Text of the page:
In order to understand this phenomenon, we need to first understand why the Torah even mentions these kings. Taking a literal approach, the Ramban [Nachmanides] [1] interprets that from here we learn that Isaac’s blessing to Esau was realized, “Upon your sword shall you live.” [2] These kings of Edom were Esau’s descendants, and they conquered the kings of Seir who had ruled before them. But, beyond this literal interpretation, there are many more hidden facets to this episode, which can be accessed by studying the esoteric teachings of Kabbalah and Chassidut. There it becomes clear that this passage conceals some of the Torah’s deepest secrets.

Chaos Comes before Rectification

Rabbeinu Bechaye writes:

From a Kabbalistic perspective, “And these are the kings who ruled in the Land of Edom” is a hidden reference to the world that the Almighty created with the measure of judgment before He created this world, and before He revealed His Majesty in this world… For He created worlds and destroyed them until He created [our world] and included…the attribute of compassion, and I cannot explain this because these are eminent, secret matters that are of utmost significance.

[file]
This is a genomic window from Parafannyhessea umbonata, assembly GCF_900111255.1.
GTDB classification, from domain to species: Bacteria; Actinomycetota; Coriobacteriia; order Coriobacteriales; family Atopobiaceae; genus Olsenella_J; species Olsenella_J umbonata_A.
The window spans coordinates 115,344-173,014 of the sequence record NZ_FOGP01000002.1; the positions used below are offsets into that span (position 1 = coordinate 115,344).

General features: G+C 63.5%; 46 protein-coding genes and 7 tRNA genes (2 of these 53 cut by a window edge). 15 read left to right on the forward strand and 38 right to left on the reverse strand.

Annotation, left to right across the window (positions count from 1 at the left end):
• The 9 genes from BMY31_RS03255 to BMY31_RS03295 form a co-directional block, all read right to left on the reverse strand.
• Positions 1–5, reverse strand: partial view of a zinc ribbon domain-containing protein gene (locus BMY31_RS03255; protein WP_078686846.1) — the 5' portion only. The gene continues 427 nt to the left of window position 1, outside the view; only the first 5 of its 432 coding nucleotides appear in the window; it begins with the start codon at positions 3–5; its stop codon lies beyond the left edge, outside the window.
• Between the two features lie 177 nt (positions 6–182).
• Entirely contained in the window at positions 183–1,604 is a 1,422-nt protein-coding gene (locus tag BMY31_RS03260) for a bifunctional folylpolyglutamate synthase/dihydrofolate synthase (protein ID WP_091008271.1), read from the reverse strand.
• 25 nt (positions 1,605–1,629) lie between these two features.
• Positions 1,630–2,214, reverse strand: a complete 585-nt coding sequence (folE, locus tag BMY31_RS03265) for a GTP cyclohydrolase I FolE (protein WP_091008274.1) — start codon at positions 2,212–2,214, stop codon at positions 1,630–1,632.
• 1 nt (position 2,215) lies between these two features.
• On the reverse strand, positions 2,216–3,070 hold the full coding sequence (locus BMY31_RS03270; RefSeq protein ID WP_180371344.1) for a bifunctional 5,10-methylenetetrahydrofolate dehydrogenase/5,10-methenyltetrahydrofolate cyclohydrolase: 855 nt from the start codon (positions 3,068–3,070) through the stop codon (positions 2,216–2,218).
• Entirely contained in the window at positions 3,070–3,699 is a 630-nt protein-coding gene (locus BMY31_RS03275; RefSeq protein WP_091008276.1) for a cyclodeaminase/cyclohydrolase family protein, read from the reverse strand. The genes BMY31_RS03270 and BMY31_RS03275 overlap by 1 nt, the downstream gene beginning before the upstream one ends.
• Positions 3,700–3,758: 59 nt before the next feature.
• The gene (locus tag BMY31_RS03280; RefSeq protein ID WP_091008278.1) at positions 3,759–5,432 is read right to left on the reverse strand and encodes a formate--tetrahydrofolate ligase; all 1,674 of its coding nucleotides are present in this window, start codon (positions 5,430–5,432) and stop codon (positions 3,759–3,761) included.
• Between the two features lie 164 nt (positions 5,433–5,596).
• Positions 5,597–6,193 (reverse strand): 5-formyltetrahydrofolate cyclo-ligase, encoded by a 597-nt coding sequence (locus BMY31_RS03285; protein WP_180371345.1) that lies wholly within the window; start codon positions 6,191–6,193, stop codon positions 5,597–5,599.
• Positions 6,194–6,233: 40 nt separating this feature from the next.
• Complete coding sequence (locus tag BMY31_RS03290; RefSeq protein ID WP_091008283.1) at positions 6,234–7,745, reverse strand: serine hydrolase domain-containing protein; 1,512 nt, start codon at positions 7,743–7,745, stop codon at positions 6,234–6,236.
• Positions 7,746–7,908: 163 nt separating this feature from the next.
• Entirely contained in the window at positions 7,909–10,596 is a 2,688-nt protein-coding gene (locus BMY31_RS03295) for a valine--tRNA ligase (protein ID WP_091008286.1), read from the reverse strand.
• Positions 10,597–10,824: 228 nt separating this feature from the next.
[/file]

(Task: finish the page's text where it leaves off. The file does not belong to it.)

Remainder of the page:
However, those ideas that were ambiguous and obscure in Rabbeinu Bechaye’s era, [3] were explained two centuries later by the Holy Arizal and continued to come to light in the Kabbalistic literature that followed, and later, in Chassidic literature.